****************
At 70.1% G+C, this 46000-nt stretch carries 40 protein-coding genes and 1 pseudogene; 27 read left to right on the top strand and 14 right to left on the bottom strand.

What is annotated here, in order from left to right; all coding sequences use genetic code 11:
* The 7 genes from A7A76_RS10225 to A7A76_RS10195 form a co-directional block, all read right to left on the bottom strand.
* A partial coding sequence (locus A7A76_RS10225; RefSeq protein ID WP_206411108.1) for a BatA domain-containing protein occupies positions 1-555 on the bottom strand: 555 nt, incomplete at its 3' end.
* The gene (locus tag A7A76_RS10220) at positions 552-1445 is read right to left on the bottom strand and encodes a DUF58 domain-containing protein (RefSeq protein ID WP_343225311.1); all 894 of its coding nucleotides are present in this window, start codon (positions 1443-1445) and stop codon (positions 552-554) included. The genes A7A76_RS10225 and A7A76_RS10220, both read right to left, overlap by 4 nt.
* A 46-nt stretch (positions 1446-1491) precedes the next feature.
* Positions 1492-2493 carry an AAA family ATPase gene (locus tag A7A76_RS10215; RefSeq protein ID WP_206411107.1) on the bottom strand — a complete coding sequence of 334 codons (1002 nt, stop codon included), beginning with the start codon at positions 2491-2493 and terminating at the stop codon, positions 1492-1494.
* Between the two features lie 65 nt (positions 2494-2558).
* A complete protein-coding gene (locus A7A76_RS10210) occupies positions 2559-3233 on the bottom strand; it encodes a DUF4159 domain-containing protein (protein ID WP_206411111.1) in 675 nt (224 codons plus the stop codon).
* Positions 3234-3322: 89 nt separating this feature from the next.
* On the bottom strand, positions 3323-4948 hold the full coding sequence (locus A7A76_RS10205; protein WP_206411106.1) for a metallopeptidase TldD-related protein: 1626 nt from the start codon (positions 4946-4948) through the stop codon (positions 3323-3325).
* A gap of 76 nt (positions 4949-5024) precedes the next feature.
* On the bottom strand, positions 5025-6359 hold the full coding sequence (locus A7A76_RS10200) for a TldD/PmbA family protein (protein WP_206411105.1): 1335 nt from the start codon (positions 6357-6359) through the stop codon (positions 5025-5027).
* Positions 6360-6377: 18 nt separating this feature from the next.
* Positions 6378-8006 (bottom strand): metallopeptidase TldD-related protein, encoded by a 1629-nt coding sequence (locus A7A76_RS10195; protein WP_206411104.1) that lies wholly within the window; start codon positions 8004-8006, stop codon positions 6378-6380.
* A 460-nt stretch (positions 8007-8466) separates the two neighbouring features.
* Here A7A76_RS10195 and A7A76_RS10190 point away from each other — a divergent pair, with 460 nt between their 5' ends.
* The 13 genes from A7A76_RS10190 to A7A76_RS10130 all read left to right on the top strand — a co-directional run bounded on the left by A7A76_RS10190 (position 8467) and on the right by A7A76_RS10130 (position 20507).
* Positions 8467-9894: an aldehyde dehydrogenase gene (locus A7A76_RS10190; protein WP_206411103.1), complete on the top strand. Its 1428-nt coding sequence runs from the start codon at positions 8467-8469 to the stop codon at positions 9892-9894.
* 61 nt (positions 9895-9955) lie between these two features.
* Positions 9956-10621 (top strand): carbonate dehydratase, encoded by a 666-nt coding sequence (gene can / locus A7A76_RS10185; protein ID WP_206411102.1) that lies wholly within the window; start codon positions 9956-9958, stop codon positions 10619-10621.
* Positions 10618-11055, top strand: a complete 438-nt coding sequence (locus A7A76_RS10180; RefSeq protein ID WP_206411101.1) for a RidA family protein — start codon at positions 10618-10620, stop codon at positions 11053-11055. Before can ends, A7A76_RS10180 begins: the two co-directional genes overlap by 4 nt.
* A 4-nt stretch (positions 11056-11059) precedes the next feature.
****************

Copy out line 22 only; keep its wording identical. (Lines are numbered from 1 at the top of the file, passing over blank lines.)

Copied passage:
* Positions 10618-11055, top strand: a complete 438-nt coding sequence (locus A7A76_RS10180; RefSeq protein ID WP_206411101.1) for a RidA family protein — start codon at positions 10618-10620, stop codon at positions 11053-11055. Before can ends, A7A76_RS10180 begins: the two co-directional genes overlap by 4 nt.